Groupers, a family of fishes often found in coral reefs and prized for their quality of flesh, are facing critical threats to their survival. As part of the International Union for Conservation of Nature (IUCN) Species Survival Commission, a team of scientists has spent the past ten years assessing the status of 163 grouper species worldwide. They report that 20 species (12%) are at risk of extinction if current overfishing trends continue, and an additional 22 species (13%) are Near Threatened.

These findings were published online on April 28 in the journal Fish and Fisheries. “Fish are one of the last animal resources commercially harvested from the wild by humans, and groupers are among the most desirable fishes,” said Dr. Luiz Rocha, Curator of Ichthyology at the California Academy of Sciences, and one of the paper’s authors. “Unfortunately, the false perception that marine resources are infinite is still common in our society, and in order to preserve groupers and other marine resources we need to reverse this old mentality.”

Threatened species

The team estimates that at least 90,000,000 groupers were captured in 2009. This represents more than 275,000 metric tonnes of fish, an increase of 25% from 1999, and 1600% greater than 1950 figures. The Caribbean Sea, coastal Brazil, and Southeast Asia are home to a disproportionately high number of the 20 Threatened grouper species. (A species is considered “Threatened” if it is Critically Endangered, Endangered, or Vulnerable under IUCN criteria.)

Groupers are among the highest priced market reef species (estimated to be a multi-billion dollar per year industry), are highly regarded for the quality of their flesh, and are often among the first reef fishes to be overexploited. Their disappearance from coral reefs could upset the ecological balance of these threatened ecosystems, since they are ubiquitous predators and may play a large role in controlling the abundance of animals farther down the food chain.

Sexual maturity

Unfortunately, groupers take many years (typically 5-10) to become sexually mature, making them vulnerable for a relatively long time before they can reproduce and replenish their populations. In addition, fisheries have exploited their natural behavior of gathering in great numbers during the breeding season. The scientists also conclude that grouper farming (mariculture) has not mitigated overfishing in the wild.

Although the prognosis is poor for the restoration and successful conservation of Threatened grouper species, the authors do recommend some courses of action, including optimizing the size and location of Marine Protected Areas, minimum size limits for individual fish, quotas on the amount of catch, limits on the number of fishers, and seasonal protection during the breeding season. However, the scientists stress that “community awareness and acceptance, and effective enforcement are paramount” for successful implementation, as well as “action at the consumer end of the supply chain by empowering customers to make better seafood choices.”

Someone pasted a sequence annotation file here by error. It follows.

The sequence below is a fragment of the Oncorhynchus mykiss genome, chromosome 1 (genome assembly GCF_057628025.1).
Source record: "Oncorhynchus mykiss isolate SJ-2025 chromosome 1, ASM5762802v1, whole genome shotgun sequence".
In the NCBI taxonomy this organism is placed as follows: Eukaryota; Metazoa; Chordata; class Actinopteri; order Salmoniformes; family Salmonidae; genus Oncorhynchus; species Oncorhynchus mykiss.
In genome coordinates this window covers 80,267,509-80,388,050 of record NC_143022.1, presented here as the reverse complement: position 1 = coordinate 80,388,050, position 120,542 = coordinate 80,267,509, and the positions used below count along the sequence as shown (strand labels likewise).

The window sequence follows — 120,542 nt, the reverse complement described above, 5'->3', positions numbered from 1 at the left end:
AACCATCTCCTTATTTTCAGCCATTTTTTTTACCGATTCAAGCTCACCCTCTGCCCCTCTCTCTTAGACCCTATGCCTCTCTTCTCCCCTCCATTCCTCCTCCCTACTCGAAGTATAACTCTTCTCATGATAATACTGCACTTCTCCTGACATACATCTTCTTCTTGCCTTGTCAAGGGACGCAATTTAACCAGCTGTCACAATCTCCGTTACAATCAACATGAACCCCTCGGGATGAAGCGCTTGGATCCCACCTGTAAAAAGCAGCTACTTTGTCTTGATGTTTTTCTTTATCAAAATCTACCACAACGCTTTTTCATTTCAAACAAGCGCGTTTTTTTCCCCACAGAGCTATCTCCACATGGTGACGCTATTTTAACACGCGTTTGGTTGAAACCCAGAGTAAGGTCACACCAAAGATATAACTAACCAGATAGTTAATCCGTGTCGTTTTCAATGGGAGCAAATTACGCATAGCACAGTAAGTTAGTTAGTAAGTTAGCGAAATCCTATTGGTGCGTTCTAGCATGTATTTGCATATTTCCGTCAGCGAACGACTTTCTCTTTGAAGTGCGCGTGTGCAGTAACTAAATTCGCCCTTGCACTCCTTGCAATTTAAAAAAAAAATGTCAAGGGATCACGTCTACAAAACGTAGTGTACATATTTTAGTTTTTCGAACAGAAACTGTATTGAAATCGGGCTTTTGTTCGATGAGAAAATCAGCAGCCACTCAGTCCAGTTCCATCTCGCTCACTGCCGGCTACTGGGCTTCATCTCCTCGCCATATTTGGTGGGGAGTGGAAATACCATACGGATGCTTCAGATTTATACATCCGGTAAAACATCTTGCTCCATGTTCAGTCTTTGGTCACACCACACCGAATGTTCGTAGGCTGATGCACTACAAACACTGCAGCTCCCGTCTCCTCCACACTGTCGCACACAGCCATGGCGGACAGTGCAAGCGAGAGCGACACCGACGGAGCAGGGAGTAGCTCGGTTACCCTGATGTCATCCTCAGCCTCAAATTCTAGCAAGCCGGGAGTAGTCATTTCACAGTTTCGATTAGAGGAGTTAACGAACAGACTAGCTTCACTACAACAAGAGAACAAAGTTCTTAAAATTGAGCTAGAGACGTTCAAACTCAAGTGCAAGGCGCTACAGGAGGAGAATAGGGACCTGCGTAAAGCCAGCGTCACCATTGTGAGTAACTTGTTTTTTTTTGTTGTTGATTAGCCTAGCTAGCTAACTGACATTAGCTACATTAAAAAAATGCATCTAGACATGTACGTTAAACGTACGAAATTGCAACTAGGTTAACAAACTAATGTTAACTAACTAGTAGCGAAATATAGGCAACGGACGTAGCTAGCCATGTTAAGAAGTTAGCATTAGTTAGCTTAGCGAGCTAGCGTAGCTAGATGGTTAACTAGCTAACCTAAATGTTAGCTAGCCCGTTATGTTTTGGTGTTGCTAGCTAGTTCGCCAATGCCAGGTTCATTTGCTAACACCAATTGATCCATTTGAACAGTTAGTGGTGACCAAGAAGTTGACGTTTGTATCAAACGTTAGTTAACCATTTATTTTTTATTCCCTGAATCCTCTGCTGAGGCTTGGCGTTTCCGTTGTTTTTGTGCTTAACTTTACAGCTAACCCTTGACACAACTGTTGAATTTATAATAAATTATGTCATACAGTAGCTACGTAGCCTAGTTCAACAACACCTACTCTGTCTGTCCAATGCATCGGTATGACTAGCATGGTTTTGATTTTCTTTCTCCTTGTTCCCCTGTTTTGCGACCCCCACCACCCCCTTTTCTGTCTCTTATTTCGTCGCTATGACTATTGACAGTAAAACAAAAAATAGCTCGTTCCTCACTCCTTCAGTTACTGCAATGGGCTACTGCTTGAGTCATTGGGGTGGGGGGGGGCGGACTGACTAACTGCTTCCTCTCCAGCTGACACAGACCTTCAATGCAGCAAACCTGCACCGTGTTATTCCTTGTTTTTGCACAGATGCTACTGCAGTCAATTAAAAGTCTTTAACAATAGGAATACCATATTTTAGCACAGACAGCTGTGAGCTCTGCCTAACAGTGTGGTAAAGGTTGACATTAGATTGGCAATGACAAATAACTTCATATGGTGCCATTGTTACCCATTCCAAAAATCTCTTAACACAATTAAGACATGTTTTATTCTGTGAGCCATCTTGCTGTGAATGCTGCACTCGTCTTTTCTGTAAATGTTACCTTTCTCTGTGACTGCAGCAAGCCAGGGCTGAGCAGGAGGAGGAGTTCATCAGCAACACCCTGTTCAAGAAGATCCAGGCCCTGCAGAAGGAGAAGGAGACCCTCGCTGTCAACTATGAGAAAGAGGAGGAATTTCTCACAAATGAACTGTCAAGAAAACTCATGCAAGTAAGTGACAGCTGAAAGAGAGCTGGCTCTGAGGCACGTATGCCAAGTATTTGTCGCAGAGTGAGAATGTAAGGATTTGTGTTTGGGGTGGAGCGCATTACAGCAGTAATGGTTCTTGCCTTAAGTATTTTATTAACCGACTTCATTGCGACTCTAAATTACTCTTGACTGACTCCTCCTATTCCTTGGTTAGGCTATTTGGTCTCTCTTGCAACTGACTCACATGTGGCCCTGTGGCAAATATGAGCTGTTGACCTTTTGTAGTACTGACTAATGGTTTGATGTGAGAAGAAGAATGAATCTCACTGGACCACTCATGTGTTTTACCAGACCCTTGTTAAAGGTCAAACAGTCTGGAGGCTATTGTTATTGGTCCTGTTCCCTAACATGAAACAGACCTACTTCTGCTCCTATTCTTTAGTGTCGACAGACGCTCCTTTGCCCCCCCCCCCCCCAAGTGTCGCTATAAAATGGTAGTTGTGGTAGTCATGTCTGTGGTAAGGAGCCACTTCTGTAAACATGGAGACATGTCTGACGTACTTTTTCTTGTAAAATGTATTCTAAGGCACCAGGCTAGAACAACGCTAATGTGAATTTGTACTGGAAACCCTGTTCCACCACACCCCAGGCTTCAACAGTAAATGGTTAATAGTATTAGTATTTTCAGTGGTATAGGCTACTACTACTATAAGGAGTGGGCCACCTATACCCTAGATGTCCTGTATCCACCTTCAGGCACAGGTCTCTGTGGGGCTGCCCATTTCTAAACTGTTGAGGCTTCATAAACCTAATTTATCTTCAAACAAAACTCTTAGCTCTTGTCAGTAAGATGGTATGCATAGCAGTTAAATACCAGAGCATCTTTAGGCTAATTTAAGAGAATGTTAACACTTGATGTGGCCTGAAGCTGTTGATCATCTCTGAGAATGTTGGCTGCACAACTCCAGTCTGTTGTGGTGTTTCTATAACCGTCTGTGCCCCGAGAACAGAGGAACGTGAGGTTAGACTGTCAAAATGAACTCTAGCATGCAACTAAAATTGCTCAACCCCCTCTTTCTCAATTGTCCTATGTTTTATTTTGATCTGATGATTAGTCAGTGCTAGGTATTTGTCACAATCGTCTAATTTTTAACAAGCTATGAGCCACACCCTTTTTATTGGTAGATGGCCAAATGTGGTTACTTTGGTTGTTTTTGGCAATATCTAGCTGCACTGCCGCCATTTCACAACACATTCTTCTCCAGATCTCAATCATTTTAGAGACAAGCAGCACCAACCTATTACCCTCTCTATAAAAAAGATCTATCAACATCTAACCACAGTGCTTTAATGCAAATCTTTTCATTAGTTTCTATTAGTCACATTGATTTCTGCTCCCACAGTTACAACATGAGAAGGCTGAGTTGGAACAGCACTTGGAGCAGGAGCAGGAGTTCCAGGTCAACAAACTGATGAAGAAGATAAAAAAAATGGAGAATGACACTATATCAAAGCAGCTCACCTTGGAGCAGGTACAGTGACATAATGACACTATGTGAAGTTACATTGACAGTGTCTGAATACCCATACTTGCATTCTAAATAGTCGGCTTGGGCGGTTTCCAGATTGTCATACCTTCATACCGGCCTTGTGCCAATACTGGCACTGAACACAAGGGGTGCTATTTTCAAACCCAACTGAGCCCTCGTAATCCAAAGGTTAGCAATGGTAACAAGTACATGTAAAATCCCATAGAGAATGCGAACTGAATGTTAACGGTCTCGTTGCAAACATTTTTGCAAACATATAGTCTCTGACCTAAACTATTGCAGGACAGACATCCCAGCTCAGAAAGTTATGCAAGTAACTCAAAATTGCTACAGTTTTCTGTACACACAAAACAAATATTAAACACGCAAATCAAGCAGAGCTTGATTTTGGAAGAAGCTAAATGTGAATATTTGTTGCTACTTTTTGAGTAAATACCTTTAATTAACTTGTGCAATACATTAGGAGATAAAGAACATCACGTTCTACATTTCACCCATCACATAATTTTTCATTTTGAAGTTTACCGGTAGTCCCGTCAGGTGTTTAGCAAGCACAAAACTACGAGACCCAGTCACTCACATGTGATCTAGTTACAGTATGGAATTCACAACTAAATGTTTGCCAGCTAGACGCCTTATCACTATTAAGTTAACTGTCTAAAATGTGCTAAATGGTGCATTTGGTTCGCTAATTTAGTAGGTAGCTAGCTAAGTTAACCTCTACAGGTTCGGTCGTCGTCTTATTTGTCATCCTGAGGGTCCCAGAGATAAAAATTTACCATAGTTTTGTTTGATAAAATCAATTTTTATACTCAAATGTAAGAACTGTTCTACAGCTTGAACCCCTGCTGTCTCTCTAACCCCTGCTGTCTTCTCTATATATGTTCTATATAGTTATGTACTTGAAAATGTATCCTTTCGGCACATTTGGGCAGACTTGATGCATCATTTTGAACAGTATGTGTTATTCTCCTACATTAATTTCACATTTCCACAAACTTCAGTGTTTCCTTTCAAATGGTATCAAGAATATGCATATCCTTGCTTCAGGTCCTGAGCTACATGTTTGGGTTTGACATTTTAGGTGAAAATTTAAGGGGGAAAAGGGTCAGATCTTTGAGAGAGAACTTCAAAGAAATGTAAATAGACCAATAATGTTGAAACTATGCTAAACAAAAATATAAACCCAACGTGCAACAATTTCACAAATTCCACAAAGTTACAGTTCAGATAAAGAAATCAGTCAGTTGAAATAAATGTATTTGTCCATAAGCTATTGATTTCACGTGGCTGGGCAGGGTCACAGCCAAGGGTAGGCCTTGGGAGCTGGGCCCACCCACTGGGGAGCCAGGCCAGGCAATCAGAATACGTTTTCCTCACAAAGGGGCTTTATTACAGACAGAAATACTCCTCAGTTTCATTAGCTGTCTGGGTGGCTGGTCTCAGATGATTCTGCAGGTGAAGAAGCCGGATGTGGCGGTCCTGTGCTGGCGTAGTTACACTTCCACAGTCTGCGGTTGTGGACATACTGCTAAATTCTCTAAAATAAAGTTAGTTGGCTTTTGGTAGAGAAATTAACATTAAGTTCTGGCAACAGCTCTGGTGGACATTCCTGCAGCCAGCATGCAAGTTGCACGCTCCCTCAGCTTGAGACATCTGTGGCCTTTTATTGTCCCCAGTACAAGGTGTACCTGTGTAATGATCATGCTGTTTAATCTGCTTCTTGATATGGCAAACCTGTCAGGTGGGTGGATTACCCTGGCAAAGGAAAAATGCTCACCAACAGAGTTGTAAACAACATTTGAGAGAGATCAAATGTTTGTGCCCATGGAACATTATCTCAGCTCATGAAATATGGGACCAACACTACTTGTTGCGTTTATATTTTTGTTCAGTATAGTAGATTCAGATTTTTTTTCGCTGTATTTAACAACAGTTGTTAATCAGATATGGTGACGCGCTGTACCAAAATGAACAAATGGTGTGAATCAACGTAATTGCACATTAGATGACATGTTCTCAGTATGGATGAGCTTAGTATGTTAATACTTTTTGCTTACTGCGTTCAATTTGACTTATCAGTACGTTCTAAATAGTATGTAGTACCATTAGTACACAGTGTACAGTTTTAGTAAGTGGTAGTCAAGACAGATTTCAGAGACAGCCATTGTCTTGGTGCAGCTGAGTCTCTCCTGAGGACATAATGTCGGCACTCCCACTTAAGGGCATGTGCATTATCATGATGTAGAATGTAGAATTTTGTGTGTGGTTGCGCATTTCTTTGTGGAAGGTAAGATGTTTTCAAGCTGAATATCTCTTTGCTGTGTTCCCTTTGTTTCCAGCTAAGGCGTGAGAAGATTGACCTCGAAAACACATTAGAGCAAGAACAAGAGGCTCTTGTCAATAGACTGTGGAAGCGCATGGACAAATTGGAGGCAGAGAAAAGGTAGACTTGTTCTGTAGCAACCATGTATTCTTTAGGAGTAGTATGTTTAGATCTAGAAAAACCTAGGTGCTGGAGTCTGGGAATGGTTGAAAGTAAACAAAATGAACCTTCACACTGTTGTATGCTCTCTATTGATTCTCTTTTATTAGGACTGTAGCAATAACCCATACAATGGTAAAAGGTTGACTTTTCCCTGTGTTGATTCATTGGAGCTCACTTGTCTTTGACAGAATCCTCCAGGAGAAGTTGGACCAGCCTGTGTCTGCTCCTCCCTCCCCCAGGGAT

from sciencedaily.com

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Weird relations: the sea cucumber and pearlfish

The sea cucumber and the pearlfish

You might have heard of the commensal / parasitic relationship that pearlfish have with sea cucumbers, but how many of you have actually seen a pearlfish enter its host cucumber through the anus where it hangs out most of the time?

Pearlfish

Pearlfish (family Carapidae) are scaleless, their bodies are somewhat translucent, and they look remotely like eels when they swim outside of their host.  They can be found in the Atlantic, Pacific and Indian oceans and have been found down to depths of over 2,000 meters. Some of the species can reach upwards of 50 cm in length when full grown.

These fish are unique in that the adults normally live inside invertebrates like clams, sea squirts, and starfish in a commensal relationship (not harming their host).  This trait is common throughout the Carapidae family.

Parasitic and commensal relationships

Some species of this family, however, are possibly parasitic. These live inside sea cucumbers where they will first eat the gonads of their host and then live inside the anal pore. The Pinhead pearlfish (Carapus boraborensis) is suspected to be parasitic whereas the Silver pearlfish (Encheliophis homei) is suspected to be non-parasitic based on stomach content analysis and where they are found within a cucumber when dissected.

Before entry, a pearlfish will normally spend several minutes inspecting the entire body length of a cucumber before proceeding to the back end. A knocking or tapping movement is performed near the anus as if “asking” to gain entry. Reports indicate that pearlfish normally back in tail first but have also been observed to enter head first. More than one pearlfish has been known to live inside a cucumber at any one time as well making for a somewhat cramped living environment. This trait has been observed with the Silver pearlfish where sexual pairing has been found within a cucumber.

If you have any questions or would like to know more about our ECO Internship Program, feel free to contact me “niels at blueseasonbali dot com”

 

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Journée d’études des coraux avec Niels à Nusa Penida (Crystal Bay)

Après m’avoir expliqué le fonctionnement du « coral watch » nous sommes partis pour une journée d’exploration sur l’île de Nusa Penida.

La recherche consiste simplement à compter les espèces de coraux présentes de part et d’autre d’une ligne tendue préalablement sur le récif et à noter le type et la santé de chaque corail afin de surveiller leur évolution sur le long terme. (Ne pas oublier de garder la tête en bas et les pieds vers le haut afin de ne pas abîmer les coraux avec ses palmes)

 

A l’aide d’une tablette représentative des différents types de coraux nous les classons selon leur famille et leur couleur afin de déterminer la variété et la santé des fonds marins.

Nous les classons ainsi selon 4 types de famille :

  •  Les coraux à branches
  • Les coraux rochers
  • Les coraux plats
  • Les coraux mous

 

Pour chaque famille nous déterminons la couleur la plus claire et la plus foncée de chaque corail afin de faire un point sur leur santé.

Plus les coraux sont foncés plus ils sont sains et vice versa.

Ces recherches sont donc très variées selon les sites étudiés mais surtout très riches en informations. De plus, elles durent en moyenne 15 à 20 minutes à chaque fois, ce qui nous laisse toujours du temps pour s’amuser à chaque plongée !